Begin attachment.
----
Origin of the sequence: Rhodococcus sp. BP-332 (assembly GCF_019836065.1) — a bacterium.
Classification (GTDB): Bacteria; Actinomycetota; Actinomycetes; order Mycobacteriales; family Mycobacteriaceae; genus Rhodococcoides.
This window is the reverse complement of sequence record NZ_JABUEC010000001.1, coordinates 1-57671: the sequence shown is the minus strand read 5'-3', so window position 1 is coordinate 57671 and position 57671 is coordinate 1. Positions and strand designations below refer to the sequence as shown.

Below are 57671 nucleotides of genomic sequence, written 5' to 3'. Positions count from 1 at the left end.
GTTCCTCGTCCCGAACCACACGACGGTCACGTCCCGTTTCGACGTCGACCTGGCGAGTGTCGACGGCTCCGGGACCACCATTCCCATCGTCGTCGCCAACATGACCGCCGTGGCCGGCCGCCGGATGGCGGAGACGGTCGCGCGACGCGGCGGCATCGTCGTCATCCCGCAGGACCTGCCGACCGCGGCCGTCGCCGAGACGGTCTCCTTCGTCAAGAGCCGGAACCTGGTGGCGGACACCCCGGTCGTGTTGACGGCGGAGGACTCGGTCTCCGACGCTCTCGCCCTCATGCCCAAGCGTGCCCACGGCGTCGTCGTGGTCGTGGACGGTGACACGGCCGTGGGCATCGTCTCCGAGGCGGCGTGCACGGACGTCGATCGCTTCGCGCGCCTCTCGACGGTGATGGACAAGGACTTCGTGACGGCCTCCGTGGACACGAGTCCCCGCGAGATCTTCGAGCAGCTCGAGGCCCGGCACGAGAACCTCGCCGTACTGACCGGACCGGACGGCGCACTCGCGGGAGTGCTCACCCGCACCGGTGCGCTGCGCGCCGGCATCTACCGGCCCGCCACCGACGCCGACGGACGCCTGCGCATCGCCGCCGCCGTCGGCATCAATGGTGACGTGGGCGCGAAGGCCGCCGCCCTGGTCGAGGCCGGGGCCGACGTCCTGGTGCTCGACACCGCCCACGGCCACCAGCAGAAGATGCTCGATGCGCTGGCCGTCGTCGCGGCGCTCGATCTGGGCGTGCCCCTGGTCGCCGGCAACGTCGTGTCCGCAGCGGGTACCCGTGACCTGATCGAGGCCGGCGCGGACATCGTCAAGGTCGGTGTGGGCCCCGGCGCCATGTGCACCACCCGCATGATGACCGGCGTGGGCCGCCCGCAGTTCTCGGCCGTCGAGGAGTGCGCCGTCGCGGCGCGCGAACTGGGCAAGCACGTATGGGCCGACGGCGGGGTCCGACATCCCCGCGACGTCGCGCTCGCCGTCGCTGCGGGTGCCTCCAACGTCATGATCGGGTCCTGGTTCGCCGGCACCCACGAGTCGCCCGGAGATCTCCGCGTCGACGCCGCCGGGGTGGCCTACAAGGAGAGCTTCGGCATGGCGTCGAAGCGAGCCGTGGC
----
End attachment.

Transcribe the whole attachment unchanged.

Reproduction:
Origin of the sequence: Rhodococcus sp. BP-332 (assembly GCF_019836065.1) — a bacterium.
Classification (GTDB): Bacteria; Actinomycetota; Actinomycetes; order Mycobacteriales; family Mycobacteriaceae; genus Rhodococcoides.
This window is the reverse complement of sequence record NZ_JABUEC010000001.1, coordinates 1-57671: the sequence shown is the minus strand read 5'-3', so window position 1 is coordinate 57671 and position 57671 is coordinate 1. Positions and strand designations below refer to the sequence as shown.

Below are 57671 nucleotides of genomic sequence, written 5' to 3'. Positions count from 1 at the left end.
GTTCCTCGTCCCGAACCACACGACGGTCACGTCCCGTTTCGACGTCGACCTGGCGAGTGTCGACGGCTCCGGGACCACCATTCCCATCGTCGTCGCCAACATGACCGCCGTGGCCGGCCGCCGGATGGCGGAGACGGTCGCGCGACGCGGCGGCATCGTCGTCATCCCGCAGGACCTGCCGACCGCGGCCGTCGCCGAGACGGTCTCCTTCGTCAAGAGCCGGAACCTGGTGGCGGACACCCCGGTCGTGTTGACGGCGGAGGACTCGGTCTCCGACGCTCTCGCCCTCATGCCCAAGCGTGCCCACGGCGTCGTCGTGGTCGTGGACGGTGACACGGCCGTGGGCATCGTCTCCGAGGCGGCGTGCACGGACGTCGATCGCTTCGCGCGCCTCTCGACGGTGATGGACAAGGACTTCGTGACGGCCTCCGTGGACACGAGTCCCCGCGAGATCTTCGAGCAGCTCGAGGCCCGGCACGAGAACCTCGCCGTACTGACCGGACCGGACGGCGCACTCGCGGGAGTGCTCACCCGCACCGGTGCGCTGCGCGCCGGCATCTACCGGCCCGCCACCGACGCCGACGGACGCCTGCGCATCGCCGCCGCCGTCGGCATCAATGGTGACGTGGGCGCGAAGGCCGCCGCCCTGGTCGAGGCCGGGGCCGACGTCCTGGTGCTCGACACCGCCCACGGCCACCAGCAGAAGATGCTCGATGCGCTGGCCGTCGTCGCGGCGCTCGATCTGGGCGTGCCCCTGGTCGCCGGCAACGTCGTGTCCGCAGCGGGTACCCGTGACCTGATCGAGGCCGGCGCGGACATCGTCAAGGTCGGTGTGGGCCCCGGCGCCATGTGCACCACCCGCATGATGACCGGCGTGGGCCGCCCGCAGTTCTCGGCCGTCGAGGAGTGCGCCGTCGCGGCGCGCGAACTGGGCAAGCACGTATGGGCCGACGGCGGGGTCCGACATCCCCGCGACGTCGCGCTCGCCGTCGCTGCGGGTGCCTCCAACGTCATGATCGGGTCCTGGTTCGCCGGCACCCACGAGTCGCCCGGAGATCTCCGCGTCGACGCCGCCGGGGTGGCCTACAAGGAGAGCTTCGGCATGGCGTCGAAGCGAGCCGTGGC